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Last Canadian Knight

Last Canadian Knight

The Unintended Business Adventures of Sir Graham Day
edition:Paperback
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With Faith and Goodwill

With Faith and Goodwill

150 Years of Canada-U.S. Friendship
edited by Arthur Milnes
edition:eBook
also available: Hardcover
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Excerpt

In the world of Canada-U.S. relations, a speech by a president to the Canadian Parliament, or one by a Canadian prime minister to the U.S. Congress is, to use sporting analogies, the World Series or Stanley Cup final of bilateral relations. It simply can’t be topped.
In 1995, shortly after President Bill Clinton spoke to Canada’s Parliament, quick-thinking and historically minded staff at the American Embassy in Ottawa produced the book United States Presidential Addresses to the Canadian Parliament: 1943–1995. In his foreword, then American Ambassador to Canada James Blanchard noted the following about these special addresses:

Presidential speeches in the House of Commons have always been a special moment in U.S.-Canadian history. Each speech powerfully captures the mood of the times. Each represents an important portrait of this, the most unique bilateral relationship in history.

When President Bill Clinton spoke to Canada’s MPs and senators, it fell to Prime Minister Jean Chrétien to introduce his counterpart. In introducing Clinton, the wily man from Shawinigan reminded Canada’s distinguished visitor that a speech to Canada’s Parliament could also bring good political luck to a president who, as with Chrétien himself, was still in his first term. As the man from Hope, Arkansas, listened intently, the prime minister observed that presidents such as Eisenhower, Reagan, and Nixon had all addressed Canada’s Parliament and were later returned to second terms at the White House. To laughter, Chrétien noted that other presidents like Ford, Carter, and George H.W. Bush had not addressed Parliament and had not received second terms.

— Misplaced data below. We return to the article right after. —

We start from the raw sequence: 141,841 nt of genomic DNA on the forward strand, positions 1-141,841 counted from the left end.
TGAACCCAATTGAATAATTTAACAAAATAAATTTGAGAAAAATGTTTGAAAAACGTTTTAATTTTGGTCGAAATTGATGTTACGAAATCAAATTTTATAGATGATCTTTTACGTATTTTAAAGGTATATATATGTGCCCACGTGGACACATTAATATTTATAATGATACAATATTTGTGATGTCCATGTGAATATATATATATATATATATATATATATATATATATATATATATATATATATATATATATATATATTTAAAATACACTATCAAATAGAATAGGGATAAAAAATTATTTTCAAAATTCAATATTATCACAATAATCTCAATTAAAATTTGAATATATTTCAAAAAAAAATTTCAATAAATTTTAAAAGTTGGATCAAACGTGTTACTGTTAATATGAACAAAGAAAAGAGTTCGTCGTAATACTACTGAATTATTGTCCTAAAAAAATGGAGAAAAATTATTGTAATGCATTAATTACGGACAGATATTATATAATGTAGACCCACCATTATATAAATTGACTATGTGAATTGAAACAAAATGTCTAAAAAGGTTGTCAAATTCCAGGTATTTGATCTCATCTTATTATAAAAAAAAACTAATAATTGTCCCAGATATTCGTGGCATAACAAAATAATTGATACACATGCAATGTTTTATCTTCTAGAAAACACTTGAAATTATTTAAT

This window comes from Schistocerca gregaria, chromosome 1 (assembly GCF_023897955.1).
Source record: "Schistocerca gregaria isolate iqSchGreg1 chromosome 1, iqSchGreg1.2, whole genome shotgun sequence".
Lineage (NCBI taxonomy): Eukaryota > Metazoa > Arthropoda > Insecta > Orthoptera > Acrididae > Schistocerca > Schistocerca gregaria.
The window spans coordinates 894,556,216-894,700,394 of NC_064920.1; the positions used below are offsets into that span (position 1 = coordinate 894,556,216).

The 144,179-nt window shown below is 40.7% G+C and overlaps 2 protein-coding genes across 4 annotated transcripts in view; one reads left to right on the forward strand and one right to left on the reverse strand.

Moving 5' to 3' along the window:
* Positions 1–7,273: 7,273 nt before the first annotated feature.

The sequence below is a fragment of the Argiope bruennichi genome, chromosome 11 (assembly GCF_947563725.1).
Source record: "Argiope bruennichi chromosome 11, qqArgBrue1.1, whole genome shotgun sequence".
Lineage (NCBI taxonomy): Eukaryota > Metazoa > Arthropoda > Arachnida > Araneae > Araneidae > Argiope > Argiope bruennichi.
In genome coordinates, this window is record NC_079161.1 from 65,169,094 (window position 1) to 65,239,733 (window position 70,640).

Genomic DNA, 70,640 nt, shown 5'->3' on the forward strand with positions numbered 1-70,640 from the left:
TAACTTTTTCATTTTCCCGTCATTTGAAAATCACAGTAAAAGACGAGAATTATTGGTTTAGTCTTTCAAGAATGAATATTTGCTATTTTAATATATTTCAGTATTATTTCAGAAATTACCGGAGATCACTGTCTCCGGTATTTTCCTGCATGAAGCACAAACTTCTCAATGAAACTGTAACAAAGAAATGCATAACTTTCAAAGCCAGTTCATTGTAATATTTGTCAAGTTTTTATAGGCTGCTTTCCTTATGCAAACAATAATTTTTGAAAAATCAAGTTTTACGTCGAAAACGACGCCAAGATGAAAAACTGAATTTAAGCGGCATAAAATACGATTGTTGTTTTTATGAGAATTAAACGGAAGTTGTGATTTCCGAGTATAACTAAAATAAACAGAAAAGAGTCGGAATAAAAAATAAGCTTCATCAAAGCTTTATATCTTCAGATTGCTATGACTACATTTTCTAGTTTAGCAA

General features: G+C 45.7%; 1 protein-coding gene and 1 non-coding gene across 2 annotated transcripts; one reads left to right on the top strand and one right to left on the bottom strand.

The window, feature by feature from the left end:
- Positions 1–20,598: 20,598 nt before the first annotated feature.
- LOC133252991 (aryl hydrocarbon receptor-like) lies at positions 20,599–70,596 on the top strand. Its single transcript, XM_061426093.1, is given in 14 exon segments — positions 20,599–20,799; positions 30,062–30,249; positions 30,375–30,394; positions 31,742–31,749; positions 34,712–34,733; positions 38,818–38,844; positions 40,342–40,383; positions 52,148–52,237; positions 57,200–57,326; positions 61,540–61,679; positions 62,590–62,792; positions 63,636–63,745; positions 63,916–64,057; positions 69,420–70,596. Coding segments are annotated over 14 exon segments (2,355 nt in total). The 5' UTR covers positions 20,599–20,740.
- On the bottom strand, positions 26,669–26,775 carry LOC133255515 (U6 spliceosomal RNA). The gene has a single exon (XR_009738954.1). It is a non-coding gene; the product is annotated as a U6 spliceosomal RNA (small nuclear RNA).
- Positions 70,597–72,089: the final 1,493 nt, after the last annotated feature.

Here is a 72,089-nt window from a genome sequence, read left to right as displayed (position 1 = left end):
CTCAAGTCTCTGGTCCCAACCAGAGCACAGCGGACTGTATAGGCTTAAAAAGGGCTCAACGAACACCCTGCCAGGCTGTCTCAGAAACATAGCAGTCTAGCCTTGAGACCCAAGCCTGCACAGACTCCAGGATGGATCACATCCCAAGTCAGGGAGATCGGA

It was a great line and very much appreciated by Clinton, who was down in the polls then. “I have never believed in the iron laws of history as much as I do now,” the president told Parliament.
The fact that later presidents like George W. Bush and Barack Obama were elected to second terms after not addressing Canada’s Parliament shows that this “law” of history can now be forgotten. Ambassador Blanchard was right in what he said, though. A presidential visit to Parliament Hill that lacks an address to Parliament may still be important and exciting, but it remains a bit of a letdown. So when, in June 2016, President Barack Obama finally took his turn behind a podium in Canada’s House of Commons to proclaim “the world needs more Canada,” the now-veteran president was met with a wave of enthusiasm.
What many observers forget, however, is that a presidential speech to Parliament actually is a relatively recent custom. Franklin Roosevelt in August 1943 was the first to address Canadian MPs and senators. And it wasn’t until 1977 that a Canadian prime minister, Pierre Trudeau, was honoured by an invitation to speak to Congress in Washington. Fans of Canada’s connection to the British monarchy will note with pride that Governor General Vincent Massey, the Queen’s representative in Canada, beat Trudeau to Congress by many years. He spoke there in 1954.
No matter the occasion, however, the persistent and perhaps even defining characteristic of the relationship between the two countries is their friendship. This is not the whole of the partnership, certainly, but it is the foundation. Unsurprisingly, then, some presidents and prime ministers have discovered over the decades that the need to work together closely on bilateral, continental, and global matters can produce a bond that becomes personal. Professional responsibilities can produce — and often have produced — friends in truly high places.

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The Last Canadian Knight

The Last Canadian Knight

The Unintended Business Adventures of Sir Graham Day
edition:Hardcover
also available: eBook
More Info
Borders in Service

Borders in Service

Enactments of Nationhood in Transnational Call Centres
edition:Hardcover
also available: Paperback
tagged : geography
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